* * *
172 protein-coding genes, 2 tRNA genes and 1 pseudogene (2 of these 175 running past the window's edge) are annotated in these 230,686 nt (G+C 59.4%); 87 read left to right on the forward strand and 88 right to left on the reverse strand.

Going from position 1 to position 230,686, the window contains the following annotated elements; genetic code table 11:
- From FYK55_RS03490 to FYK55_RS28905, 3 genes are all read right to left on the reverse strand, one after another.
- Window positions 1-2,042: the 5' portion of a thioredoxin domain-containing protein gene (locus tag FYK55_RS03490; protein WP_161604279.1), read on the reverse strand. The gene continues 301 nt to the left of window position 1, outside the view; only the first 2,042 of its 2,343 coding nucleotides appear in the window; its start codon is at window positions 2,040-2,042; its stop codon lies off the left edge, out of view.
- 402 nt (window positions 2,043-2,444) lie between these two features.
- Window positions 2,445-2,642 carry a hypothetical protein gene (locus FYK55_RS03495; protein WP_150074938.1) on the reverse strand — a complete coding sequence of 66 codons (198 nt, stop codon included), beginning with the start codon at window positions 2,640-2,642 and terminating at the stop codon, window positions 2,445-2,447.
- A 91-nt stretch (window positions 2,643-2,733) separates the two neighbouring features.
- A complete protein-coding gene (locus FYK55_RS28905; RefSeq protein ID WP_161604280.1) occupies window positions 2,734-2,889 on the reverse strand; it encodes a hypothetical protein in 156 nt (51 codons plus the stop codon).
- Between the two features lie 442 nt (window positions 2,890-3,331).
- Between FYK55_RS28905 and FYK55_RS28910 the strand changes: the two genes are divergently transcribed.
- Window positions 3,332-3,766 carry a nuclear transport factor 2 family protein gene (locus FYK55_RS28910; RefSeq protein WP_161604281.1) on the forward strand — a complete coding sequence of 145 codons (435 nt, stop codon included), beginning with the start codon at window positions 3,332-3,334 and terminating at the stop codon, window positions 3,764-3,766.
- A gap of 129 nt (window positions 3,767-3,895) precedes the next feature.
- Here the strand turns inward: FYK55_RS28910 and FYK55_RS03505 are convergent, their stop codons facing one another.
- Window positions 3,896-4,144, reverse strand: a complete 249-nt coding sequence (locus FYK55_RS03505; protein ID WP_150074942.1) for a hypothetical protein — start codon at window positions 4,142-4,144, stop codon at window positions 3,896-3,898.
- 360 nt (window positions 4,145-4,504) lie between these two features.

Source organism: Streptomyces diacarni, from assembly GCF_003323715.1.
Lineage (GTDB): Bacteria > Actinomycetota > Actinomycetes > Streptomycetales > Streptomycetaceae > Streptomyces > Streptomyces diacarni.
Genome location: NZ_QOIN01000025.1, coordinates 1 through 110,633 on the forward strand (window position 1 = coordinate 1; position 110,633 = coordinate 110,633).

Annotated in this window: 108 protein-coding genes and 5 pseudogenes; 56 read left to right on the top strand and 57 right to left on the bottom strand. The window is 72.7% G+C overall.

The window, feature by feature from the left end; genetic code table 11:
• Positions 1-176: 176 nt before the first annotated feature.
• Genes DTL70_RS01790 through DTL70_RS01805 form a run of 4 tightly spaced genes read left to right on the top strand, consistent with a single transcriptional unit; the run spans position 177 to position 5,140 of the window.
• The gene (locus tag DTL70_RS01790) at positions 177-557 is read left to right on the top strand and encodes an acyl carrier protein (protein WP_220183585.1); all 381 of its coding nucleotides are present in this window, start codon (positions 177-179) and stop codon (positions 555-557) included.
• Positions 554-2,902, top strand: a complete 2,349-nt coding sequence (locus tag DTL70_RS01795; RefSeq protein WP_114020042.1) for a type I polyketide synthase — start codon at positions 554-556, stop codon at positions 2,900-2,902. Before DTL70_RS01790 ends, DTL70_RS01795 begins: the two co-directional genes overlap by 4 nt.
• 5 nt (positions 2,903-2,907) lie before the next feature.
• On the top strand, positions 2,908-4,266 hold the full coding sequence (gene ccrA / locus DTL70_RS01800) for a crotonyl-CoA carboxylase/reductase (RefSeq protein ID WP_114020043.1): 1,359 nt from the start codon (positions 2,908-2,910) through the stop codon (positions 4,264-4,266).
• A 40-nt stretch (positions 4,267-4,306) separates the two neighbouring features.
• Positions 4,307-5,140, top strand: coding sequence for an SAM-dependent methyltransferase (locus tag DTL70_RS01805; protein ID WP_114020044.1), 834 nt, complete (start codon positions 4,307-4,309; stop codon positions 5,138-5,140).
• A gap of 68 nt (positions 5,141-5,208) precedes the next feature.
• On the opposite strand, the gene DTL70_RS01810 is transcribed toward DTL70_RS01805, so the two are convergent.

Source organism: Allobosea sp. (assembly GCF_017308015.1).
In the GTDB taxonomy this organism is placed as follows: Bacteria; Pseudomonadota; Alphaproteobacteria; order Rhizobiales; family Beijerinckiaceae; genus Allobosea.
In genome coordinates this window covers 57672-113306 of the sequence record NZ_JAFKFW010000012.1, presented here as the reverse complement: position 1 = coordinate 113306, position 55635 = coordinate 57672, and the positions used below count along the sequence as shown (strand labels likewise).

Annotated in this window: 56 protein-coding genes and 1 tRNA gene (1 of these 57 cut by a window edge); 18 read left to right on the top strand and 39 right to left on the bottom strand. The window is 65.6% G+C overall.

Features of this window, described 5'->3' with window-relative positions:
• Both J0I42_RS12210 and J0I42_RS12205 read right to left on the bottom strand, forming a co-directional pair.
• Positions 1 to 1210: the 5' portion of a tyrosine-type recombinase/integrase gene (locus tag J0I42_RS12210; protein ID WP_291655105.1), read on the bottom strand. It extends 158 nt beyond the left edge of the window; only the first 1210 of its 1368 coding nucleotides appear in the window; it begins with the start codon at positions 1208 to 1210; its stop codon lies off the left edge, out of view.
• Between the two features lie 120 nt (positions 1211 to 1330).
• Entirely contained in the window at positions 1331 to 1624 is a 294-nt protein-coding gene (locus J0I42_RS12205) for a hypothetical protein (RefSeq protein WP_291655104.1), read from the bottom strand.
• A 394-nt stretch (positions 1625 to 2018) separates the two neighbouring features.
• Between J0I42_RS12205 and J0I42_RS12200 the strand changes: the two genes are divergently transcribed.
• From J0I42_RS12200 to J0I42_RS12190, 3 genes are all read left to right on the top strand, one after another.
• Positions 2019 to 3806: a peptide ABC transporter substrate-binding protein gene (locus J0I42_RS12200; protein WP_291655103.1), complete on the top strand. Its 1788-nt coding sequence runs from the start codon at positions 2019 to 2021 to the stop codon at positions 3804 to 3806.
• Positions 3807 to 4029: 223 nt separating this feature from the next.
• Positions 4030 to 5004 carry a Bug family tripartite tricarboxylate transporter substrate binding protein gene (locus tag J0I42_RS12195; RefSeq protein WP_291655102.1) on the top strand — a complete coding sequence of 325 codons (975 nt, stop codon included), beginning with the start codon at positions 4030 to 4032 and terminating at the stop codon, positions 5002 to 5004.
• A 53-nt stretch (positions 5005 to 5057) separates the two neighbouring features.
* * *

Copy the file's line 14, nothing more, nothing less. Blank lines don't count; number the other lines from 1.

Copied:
- Window positions 3,896-4,144, reverse strand: a complete 249-nt coding sequence (locus FYK55_RS03505; protein ID WP_150074942.1) for a hypothetical protein — start codon at window positions 4,142-4,144, stop codon at window positions 3,896-3,898.